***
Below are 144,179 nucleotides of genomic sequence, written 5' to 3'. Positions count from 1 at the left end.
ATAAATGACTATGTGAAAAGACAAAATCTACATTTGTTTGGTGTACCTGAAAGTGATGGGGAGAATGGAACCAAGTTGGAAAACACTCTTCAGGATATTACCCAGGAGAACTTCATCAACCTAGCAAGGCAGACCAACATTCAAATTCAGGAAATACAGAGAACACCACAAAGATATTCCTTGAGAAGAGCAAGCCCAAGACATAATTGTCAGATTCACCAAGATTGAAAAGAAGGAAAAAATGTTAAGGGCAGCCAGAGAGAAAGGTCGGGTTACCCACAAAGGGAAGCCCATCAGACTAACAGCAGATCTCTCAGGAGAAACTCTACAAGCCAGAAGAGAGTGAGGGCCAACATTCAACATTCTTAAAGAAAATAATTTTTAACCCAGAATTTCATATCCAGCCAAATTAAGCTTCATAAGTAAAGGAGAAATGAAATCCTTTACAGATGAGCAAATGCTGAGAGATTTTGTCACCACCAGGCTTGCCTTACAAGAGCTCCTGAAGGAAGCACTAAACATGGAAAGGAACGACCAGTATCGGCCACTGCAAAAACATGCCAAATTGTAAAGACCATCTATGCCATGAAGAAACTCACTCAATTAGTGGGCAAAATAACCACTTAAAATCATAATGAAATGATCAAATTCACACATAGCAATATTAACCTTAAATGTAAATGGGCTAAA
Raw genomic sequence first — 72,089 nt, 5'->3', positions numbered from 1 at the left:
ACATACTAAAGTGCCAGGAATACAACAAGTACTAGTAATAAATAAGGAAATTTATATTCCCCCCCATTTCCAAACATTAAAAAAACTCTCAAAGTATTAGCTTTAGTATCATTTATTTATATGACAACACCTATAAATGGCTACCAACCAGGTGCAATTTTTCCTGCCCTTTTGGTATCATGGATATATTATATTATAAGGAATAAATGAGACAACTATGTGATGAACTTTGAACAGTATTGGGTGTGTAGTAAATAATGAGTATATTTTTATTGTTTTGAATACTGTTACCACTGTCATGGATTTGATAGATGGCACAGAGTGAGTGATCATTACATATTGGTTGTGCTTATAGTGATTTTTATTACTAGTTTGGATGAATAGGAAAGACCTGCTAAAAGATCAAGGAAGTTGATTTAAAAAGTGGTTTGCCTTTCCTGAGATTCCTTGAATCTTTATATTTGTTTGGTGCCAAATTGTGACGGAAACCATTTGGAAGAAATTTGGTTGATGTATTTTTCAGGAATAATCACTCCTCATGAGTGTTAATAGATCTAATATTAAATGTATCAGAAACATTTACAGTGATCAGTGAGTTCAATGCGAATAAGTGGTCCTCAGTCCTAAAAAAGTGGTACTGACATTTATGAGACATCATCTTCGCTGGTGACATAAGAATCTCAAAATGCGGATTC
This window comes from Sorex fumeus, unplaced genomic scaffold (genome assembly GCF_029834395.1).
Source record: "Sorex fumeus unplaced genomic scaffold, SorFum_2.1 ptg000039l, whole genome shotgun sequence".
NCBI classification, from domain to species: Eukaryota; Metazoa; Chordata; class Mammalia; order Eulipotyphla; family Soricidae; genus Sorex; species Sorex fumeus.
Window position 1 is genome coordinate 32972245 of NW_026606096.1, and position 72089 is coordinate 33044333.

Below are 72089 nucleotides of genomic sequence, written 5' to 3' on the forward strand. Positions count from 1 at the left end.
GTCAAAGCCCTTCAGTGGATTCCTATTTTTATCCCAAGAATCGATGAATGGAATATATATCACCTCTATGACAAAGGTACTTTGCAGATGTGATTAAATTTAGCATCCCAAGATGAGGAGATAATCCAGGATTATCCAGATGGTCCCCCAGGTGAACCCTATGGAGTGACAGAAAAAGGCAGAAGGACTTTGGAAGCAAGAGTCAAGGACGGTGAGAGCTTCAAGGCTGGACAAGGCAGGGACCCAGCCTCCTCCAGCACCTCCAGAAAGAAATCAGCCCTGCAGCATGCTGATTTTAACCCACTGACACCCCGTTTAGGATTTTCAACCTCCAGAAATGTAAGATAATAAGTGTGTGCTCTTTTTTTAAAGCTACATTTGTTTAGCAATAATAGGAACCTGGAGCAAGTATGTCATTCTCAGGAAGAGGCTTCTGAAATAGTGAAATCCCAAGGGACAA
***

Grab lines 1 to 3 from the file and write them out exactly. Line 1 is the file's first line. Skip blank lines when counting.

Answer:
Below are 144,179 nucleotides of genomic sequence, written 5' to 3'. Positions count from 1 at the left end.
ATAAATGACTATGTGAAAAGACAAAATCTACATTTGTTTGGTGTACCTGAAAGTGATGGGGAGAATGGAACCAAGTTGGAAAACACTCTTCAGGATATTACCCAGGAGAACTTCATCAACCTAGCAAGGCAGACCAACATTCAAATTCAGGAAATACAGAGAACACCACAAAGATATTCCTTGAGAAGAGCAAGCCCAAGACATAATTGTCAGATTCACCAAGATTGAAAAGAAGGAAAAAATGTTAAGGGCAGCCAGAGAGAAAGGTCGGGTTACCCACAAAGGGAAGCCCATCAGACTAACAGCAGATCTCTCAGGAGAAACTCTACAAGCCAGAAGAGAGTGAGGGCCAACATTCAACATTCTTAAAGAAAATAATTTTTAACCCAGAATTTCATATCCAGCCAAATTAAGCTTCATAAGTAAAGGAGAAATGAAATCCTTTACAGATGAGCAAATGCTGAGAGATTTTGTCACCACCAGGCTTGCCTTACAAGAGCTCCTGAAGGAAGCACTAAACATGGAAAGGAACGACCAGTATCGGCCACTGCAAAAACATGCCAAATTGTAAAGACCATCTATGCCATGAAGAAACTCACTCAATTAGTGGGCAAAATAACCACTTAAAATCATAATGAAATGATCAAATTCACACATAGCAATATTAACCTTAAATGTAAATGGGCTAAA
Raw genomic sequence first — 72,089 nt, 5'->3', positions numbered from 1 at the left: